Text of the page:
We often get asked to recommend storage solutions for Pro Tools media and sessions. Recently we had a question come in from community member 'Korean Steve' who is expanding and wants to put an appropriate storage solution in place.
Dear Pro Tools Experts Team, I am Korean Steve, a lowly composer working out of a little home studio within my apartment. I have been silently following your blog and weekly podcast and am a big fan of your work. Thank you for the time and effort you boys are putting into this project, besides that you are providing us all with a lot of useful information. It is refreshing to follow discussions which stay more or less on point and on a somewhat civil level especially when compared to several of the major audio communities, e.g. KVR and Gearslutz.
As I mentioned, I am just a lowly composer... I do not consider myself a member of the golden PRO audio club just yet, but i have big hopes and dreams and working towards them. I work mainly with orchestral compositions (in the box) for smaller projects and documentaries and I have the desire to enter the video game industry.
All my work is done on a high end PC with with a standard non-raided disks using Pro Tools' round robin disk allocation feature. Recently as my projects have become larger I have started looking into more advanced storage solutions. There are currently many options out there, here are a few examples:
- Internal raid controller and SATA/SAS hdd raid
- Internal dedicated recording SSD
- Internal dedicated recording SSD raid
- External hdd raid disk array
- External SSD / SSD-raid array
- Enterprise iSCSI arrays
I was wondering what kind of storage solutions you are using and why (since you are all working in different audio segments). For example:
- Are you working with internal drives or are you using an external array?
- Are you using mechanical drives or have you switched to SSDs?
- Are you pleased with your current configuration or do you have it only as a placeholder until something better is available?
So as Steve asked what we all use we are all going to explain what are storage and backup solutions we have in place and whether we have any plans to improve them in place. Each team member is going to provide a detailed look at their storage solutions, how they are configured and why they have chosen what they have chosen. Let's start with my setup...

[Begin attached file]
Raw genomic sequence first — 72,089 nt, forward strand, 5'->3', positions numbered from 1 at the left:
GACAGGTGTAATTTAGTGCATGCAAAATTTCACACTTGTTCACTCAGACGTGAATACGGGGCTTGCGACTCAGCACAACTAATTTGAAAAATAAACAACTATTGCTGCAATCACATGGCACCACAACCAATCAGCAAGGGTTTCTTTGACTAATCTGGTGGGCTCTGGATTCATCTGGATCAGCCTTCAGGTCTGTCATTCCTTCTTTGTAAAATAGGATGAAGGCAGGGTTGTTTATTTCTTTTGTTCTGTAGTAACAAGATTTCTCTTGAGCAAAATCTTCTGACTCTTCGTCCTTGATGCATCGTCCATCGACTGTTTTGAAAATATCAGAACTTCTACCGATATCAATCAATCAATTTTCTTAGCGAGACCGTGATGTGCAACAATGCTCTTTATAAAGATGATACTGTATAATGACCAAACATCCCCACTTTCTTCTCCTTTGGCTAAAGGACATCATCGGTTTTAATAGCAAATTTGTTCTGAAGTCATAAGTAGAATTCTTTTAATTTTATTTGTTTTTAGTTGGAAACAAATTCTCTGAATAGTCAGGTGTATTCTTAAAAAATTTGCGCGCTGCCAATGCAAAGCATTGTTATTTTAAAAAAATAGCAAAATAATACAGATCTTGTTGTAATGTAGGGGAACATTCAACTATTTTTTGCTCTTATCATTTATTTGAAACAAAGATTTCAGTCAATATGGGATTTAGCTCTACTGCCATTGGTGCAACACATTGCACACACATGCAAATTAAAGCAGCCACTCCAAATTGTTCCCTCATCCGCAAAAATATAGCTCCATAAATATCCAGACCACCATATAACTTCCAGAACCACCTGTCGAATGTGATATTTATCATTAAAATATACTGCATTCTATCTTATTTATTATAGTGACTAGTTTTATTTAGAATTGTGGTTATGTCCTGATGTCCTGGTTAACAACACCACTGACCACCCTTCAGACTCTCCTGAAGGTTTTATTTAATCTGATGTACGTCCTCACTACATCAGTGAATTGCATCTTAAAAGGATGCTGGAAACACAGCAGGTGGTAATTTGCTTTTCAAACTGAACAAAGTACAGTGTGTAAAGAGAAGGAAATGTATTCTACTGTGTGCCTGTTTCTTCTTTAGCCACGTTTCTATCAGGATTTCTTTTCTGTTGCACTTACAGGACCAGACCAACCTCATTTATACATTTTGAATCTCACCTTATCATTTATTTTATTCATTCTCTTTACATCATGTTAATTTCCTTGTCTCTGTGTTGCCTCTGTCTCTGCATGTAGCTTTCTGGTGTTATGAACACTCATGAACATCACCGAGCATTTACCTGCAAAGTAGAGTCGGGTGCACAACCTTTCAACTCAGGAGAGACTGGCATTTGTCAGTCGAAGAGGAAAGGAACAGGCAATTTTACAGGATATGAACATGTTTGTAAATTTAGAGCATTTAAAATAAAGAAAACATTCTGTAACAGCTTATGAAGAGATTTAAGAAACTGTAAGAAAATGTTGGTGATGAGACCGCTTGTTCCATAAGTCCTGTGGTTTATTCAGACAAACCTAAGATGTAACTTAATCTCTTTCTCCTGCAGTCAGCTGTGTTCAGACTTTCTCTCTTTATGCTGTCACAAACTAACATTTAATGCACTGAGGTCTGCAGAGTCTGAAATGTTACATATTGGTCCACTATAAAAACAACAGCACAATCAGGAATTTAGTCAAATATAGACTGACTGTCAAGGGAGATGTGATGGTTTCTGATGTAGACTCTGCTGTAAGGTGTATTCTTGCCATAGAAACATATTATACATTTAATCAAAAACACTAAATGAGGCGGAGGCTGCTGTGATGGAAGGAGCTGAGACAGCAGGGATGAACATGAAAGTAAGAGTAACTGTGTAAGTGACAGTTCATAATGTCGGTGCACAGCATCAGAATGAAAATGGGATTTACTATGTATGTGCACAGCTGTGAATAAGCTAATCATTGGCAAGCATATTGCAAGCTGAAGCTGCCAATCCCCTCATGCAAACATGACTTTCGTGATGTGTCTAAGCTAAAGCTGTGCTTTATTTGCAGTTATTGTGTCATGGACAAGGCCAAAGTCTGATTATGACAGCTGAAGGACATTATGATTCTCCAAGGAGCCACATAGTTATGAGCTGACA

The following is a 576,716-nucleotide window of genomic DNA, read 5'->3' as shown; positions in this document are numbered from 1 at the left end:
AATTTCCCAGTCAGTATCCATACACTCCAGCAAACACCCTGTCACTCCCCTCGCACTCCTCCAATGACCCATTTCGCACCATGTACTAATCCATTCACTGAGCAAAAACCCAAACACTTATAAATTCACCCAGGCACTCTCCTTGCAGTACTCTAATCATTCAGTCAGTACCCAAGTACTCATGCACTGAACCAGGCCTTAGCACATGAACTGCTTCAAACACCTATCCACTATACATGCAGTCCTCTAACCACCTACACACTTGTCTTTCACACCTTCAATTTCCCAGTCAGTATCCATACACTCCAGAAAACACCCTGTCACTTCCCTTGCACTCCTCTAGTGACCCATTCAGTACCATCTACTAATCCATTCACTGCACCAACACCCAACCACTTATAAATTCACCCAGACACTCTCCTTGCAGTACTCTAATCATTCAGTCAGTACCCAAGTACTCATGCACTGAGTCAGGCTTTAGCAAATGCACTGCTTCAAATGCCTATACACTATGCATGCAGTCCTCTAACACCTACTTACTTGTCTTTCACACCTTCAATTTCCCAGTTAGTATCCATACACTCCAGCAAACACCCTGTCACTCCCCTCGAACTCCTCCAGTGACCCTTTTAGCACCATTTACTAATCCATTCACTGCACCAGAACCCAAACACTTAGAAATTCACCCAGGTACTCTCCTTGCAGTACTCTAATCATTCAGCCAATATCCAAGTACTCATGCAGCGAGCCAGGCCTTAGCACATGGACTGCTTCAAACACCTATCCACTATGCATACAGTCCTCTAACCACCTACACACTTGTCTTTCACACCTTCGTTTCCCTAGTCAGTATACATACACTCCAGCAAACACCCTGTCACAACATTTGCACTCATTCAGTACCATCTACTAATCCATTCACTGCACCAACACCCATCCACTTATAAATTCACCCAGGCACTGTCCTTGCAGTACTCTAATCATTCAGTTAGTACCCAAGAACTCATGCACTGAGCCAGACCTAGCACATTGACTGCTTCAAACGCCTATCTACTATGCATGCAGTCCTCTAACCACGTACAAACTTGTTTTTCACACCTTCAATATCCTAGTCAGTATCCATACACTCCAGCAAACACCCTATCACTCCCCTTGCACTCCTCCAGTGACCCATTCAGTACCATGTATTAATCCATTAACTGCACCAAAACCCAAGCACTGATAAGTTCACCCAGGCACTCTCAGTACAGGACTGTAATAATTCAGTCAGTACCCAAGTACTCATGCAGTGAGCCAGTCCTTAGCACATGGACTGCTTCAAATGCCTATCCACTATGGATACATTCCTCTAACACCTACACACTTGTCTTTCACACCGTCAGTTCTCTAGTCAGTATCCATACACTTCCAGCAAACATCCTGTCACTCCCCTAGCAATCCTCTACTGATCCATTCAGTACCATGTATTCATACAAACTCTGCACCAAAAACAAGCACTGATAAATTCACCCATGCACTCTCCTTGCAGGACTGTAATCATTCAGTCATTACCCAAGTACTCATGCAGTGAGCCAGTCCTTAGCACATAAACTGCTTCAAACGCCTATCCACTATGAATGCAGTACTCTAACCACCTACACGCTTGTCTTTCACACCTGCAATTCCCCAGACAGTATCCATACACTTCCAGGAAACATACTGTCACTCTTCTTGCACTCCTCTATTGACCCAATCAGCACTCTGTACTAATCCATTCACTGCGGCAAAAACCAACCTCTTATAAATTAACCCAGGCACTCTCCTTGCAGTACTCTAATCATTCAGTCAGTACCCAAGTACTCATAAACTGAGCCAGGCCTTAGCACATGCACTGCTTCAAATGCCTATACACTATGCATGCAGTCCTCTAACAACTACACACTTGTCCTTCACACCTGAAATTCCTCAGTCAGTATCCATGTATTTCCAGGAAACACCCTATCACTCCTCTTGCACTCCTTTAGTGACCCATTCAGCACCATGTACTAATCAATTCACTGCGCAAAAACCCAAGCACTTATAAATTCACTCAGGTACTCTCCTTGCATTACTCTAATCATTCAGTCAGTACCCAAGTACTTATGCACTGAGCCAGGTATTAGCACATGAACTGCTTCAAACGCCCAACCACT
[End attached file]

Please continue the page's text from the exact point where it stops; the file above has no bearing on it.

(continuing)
Mike's Pro Tools Storage Setup
I have had a succession of Mac tower machines going back to G3 and G4 towers before moving onto the Intel Mac Pro machines. I tell you this because the Mac Pro machines have bays for internal storage and in my 4 bays I have the following...
- Angelbird 512G SSD For Mac - This is my boot drive and you can read more about it in my review.
- Western Digital 3TB Enterprise Class drive - This drive is where I keep all my 50,000 plus sound effects, samples for VIs and all my videos for Pro Tools Expert, Groove 3 etc. I recently upgraded this drive because the old Seagate drive was coming to the end of its life.
- Western Digital 4TB Enterprise Class Drive - This drive is my main drive for all current and recent Pro Tools sessions.
- Seagate 8TB Archive Class Drive - This is my Time Machine Backup drive and I have Time Machine configured to backup the other three drives, my Macintosh HD boot drive, my Work Drive and my Storage drive. Time Machine is one part of my backup strategy.
For my other drives, I have a 5 slot chassis that is connected to my computer via ESATA. As cheesegrater Mac Pros don't have ESATA as standard I have a Sonnet Tempo card in one of my pci-e slots. In this chassis I have the following...
- Seagate 8TB Archive Class Drive - This is my session backup drive. When I used to use the Storcase removable caddy system (see below) I had a series of storage drives. This was because drives became the most cost effective way to store data. But around 12 months ago when I upgraded my storage solutions I copied all the data off my 7 storage drives as well as a box full of DVDs onto this backup drive.